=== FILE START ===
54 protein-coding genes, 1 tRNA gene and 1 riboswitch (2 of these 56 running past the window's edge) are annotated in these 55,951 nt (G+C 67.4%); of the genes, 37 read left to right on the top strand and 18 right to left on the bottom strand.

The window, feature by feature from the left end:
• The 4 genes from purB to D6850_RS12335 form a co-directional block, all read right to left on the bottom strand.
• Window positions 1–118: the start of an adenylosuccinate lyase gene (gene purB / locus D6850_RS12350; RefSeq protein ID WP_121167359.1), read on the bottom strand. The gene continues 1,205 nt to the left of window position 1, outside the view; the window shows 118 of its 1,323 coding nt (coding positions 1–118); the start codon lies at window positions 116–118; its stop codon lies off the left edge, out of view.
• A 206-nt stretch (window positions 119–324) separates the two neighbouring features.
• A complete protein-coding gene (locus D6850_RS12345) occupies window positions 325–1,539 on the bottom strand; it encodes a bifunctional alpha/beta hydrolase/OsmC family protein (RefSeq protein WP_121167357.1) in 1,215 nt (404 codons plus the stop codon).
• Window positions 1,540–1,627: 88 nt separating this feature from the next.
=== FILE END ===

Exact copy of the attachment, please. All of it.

54 protein-coding genes, 1 tRNA gene and 1 riboswitch (2 of these 56 running past the window's edge) are annotated in these 55,951 nt (G+C 67.4%); of the genes, 37 read left to right on the top strand and 18 right to left on the bottom strand.

The window, feature by feature from the left end:
• The 4 genes from purB to D6850_RS12335 form a co-directional block, all read right to left on the bottom strand.
• Window positions 1–118: the start of an adenylosuccinate lyase gene (gene purB / locus D6850_RS12350; RefSeq protein ID WP_121167359.1), read on the bottom strand. The gene continues 1,205 nt to the left of window position 1, outside the view; the window shows 118 of its 1,323 coding nt (coding positions 1–118); the start codon lies at window positions 116–118; its stop codon lies off the left edge, out of view.
• A 206-nt stretch (window positions 119–324) separates the two neighbouring features.
• A complete protein-coding gene (locus D6850_RS12345) occupies window positions 325–1,539 on the bottom strand; it encodes a bifunctional alpha/beta hydrolase/OsmC family protein (RefSeq protein WP_121167357.1) in 1,215 nt (404 codons plus the stop codon).
• Window positions 1,540–1,627: 88 nt separating this feature from the next.